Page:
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DEAD LAGOON: An Aurelio Zen Mystery Hardcover – January 15, 1995


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Product Details

  • Hardcover: 297 pages
  • Publisher: Pantheon (January 15, 1995)
  • Language: English
  • ISBN-10: 067943349X
  • ISBN-13: 978-0679433491
  • Product Dimensions: 9.3 x 6.4 x 1.3 inches
  • Shipping Weight: 1.5 pounds
  • Average Customer Review: 4.0 out of 5 stars  See all reviews (51 customer reviews)
  • Amazon Best Sellers Rank: #647,041 in Books (See Top 100 in Books)

Editorial Reviews

Amazon.com Review

In this, the latest in the Aurelio Zen series, Zen is in Venice under false pretenses. He's ostensibly there to investigate the "haunting" of an old family friend, but actually, and illegally, in town to find the body--dead or alive--of the missing patriarch of a wealthy American family.

"Zen is as sharp as ever in dealing with sneering Venetian lowlifes and bent Venetian cops. This masterfully atmospheric tale...will make most readers wish he could have stayed on the case forever." --Kirkus Reviews

From Publishers Weekly

Always an erudite crime writer, Dibdin places complex characters into exacting plot puzzles that unfold in evocative prose rich in historical and geographic color. In the fifth case (the last was Cabal) featuring his Italian policeman Aurelio Zen, the sleuth leaves Rome for his native Venice to trace the disappearance of a wealthy businessman. While visiting the haunts of his youth and stirring fleeting memories (the name of a boyhood friend raises "a host of remembered images... like a flock of disturbed pigeons"), Zen meets old men who confuse him with his father, who vanished mysteriously long ago. On an island used for mass burials, someone thinks he sees a vision, and a bag of heroin is misplaced. A new right-wing party is seizing power in the city, and Zen has the misfortune to fall for the estranged wife of the party leader. An old friend of his mother's, who's convinced that costumed "Swamp-dwellers" are invading her house, is far from credible, having been long judged unbalanced for a tale she tells of a missing daughter. Zen trails many lost people through twisting generations and winding waterways to face answers to questions he did not ask. Dibdin's mysteries are as nonlinear as the streets and canals of Venice; his prose is literate and seductive.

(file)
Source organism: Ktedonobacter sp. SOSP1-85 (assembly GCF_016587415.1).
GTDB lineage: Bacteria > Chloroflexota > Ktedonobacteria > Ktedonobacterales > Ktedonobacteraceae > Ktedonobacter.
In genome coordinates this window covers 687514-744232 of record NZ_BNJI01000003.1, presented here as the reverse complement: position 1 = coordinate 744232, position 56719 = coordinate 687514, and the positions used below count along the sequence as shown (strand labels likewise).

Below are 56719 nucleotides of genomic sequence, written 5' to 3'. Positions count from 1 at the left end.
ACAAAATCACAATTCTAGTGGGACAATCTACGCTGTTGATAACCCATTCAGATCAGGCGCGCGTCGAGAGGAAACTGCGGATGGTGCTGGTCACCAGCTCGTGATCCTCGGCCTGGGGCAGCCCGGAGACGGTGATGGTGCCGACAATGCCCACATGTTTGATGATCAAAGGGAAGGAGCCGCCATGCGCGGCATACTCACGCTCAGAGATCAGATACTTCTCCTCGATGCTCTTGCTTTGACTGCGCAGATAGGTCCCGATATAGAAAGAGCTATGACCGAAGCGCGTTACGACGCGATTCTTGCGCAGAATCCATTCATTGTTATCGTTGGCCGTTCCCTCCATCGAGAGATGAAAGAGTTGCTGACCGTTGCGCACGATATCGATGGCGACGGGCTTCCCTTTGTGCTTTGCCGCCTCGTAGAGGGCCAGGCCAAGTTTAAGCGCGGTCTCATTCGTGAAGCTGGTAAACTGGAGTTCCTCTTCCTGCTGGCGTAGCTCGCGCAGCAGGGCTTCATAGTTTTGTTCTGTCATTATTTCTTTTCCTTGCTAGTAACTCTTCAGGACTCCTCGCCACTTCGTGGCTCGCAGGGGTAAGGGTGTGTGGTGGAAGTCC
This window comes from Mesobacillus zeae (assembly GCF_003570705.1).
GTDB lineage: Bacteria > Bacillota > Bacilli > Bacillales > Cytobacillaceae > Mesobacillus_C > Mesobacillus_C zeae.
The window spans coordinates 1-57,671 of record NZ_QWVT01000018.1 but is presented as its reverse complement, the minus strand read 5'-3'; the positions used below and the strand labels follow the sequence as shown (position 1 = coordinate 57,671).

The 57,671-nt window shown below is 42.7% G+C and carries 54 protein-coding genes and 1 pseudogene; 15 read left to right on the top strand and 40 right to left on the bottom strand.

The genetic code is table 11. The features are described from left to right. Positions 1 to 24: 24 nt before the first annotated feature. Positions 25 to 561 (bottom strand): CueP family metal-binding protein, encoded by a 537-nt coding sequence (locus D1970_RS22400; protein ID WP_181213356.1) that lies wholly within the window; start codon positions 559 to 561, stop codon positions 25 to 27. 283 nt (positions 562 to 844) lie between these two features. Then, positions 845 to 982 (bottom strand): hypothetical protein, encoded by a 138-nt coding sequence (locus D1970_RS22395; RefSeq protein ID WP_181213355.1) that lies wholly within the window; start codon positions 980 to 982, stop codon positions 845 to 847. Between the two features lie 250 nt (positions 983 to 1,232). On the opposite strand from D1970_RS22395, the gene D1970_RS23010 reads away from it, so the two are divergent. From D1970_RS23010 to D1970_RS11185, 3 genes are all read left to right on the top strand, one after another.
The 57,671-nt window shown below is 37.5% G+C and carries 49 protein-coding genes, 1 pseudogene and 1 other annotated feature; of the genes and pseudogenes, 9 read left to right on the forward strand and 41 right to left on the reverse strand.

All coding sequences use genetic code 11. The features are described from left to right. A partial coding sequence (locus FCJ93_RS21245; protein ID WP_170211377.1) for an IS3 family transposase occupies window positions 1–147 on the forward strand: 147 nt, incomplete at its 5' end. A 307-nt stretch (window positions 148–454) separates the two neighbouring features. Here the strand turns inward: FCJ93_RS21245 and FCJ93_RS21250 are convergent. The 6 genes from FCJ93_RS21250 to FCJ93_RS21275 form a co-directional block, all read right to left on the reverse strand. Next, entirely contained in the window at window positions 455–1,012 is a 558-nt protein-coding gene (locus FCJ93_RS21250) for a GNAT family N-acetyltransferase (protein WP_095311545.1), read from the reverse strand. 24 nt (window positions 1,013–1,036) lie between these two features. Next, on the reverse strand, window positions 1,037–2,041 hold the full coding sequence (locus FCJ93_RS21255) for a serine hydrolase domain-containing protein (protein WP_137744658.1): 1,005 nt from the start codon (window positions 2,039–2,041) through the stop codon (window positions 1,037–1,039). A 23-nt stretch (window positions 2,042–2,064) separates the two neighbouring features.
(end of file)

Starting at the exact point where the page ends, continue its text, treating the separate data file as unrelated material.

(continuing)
Copyright 1994 Reed Business Information, Inc.

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Customer Reviews

This is my favorite of the Aurelio Zen mysteries I've read.
fryjord
In spite of the Venetian setting and the potentially interesting leading character, I found the plot to be clumsy and the writing to be amateurish.
Mary Jo Robertiello
The plot is interesting, and the characters are well fleshed out.
Marguerite Oriorden

Most Helpful Customer Reviews

28 of 28 people found the following review helpful By A Customer on August 18, 1996
Format: Paperback
Dead Lagoon is a richly atmospheric and complex psychological